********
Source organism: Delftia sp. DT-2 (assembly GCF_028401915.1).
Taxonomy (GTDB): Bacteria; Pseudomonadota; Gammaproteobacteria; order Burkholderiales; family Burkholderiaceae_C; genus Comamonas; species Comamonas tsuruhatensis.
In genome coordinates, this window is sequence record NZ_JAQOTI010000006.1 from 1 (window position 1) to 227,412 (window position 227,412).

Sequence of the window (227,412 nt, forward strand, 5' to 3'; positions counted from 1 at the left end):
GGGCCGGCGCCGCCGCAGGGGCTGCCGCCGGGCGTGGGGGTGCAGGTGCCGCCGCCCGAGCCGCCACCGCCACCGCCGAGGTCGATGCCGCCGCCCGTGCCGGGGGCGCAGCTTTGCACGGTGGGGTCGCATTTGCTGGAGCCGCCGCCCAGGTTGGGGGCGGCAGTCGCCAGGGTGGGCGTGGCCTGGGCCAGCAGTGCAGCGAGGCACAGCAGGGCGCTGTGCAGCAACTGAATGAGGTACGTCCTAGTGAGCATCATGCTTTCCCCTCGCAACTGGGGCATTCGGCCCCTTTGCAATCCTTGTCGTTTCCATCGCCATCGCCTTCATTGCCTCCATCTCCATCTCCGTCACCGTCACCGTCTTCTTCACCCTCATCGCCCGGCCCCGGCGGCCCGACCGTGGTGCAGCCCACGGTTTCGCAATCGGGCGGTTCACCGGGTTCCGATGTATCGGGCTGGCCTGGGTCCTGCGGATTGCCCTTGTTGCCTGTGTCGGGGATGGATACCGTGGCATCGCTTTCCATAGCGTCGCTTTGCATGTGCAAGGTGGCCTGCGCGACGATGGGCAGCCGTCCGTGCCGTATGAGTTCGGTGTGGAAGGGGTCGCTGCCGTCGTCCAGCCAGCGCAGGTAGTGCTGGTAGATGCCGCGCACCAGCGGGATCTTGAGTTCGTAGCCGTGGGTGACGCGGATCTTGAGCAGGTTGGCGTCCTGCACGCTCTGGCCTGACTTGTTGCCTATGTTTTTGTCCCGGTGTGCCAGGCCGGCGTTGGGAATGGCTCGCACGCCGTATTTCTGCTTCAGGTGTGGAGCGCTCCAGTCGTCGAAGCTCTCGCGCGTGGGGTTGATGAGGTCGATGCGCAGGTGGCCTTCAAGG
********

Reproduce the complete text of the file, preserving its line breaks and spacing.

Source organism: Delftia sp. DT-2 (assembly GCF_028401915.1).
Taxonomy (GTDB): Bacteria; Pseudomonadota; Gammaproteobacteria; order Burkholderiales; family Burkholderiaceae_C; genus Comamonas; species Comamonas tsuruhatensis.
In genome coordinates, this window is sequence record NZ_JAQOTI010000006.1 from 1 (window position 1) to 227,412 (window position 227,412).

Sequence of the window (227,412 nt, forward strand, 5' to 3'; positions counted from 1 at the left end):
GGGCCGGCGCCGCCGCAGGGGCTGCCGCCGGGCGTGGGGGTGCAGGTGCCGCCGCCCGAGCCGCCACCGCCACCGCCGAGGTCGATGCCGCCGCCCGTGCCGGGGGCGCAGCTTTGCACGGTGGGGTCGCATTTGCTGGAGCCGCCGCCCAGGTTGGGGGCGGCAGTCGCCAGGGTGGGCGTGGCCTGGGCCAGCAGTGCAGCGAGGCACAGCAGGGCGCTGTGCAGCAACTGAATGAGGTACGTCCTAGTGAGCATCATGCTTTCCCCTCGCAACTGGGGCATTCGGCCCCTTTGCAATCCTTGTCGTTTCCATCGCCATCGCCTTCATTGCCTCCATCTCCATCTCCGTCACCGTCACCGTCTTCTTCACCCTCATCGCCCGGCCCCGGCGGCCCGACCGTGGTGCAGCCCACGGTTTCGCAATCGGGCGGTTCACCGGGTTCCGATGTATCGGGCTGGCCTGGGTCCTGCGGATTGCCCTTGTTGCCTGTGTCGGGGATGGATACCGTGGCATCGCTTTCCATAGCGTCGCTTTGCATGTGCAAGGTGGCCTGCGCGACGATGGGCAGCCGTCCGTGCCGTATGAGTTCGGTGTGGAAGGGGTCGCTGCCGTCGTCCAGCCAGCGCAGGTAGTGCTGGTAGATGCCGCGCACCAGCGGGATCTTGAGTTCGTAGCCGTGGGTGACGCGGATCTTGAGCAGGTTGGCGTCCTGCACGCTCTGGCCTGACTTGTTGCCTATGTTTTTGTCCCGGTGTGCCAGGCCGGCGTTGGGAATGGCTCGCACGCCGTATTTCTGCTTCAGGTGTGGAGCGCTCCAGTCGTCGAAGCTCTCGCGCGTGGGGTTGATGAGGTCGATGCGCAGGTGGCCTTCAAGG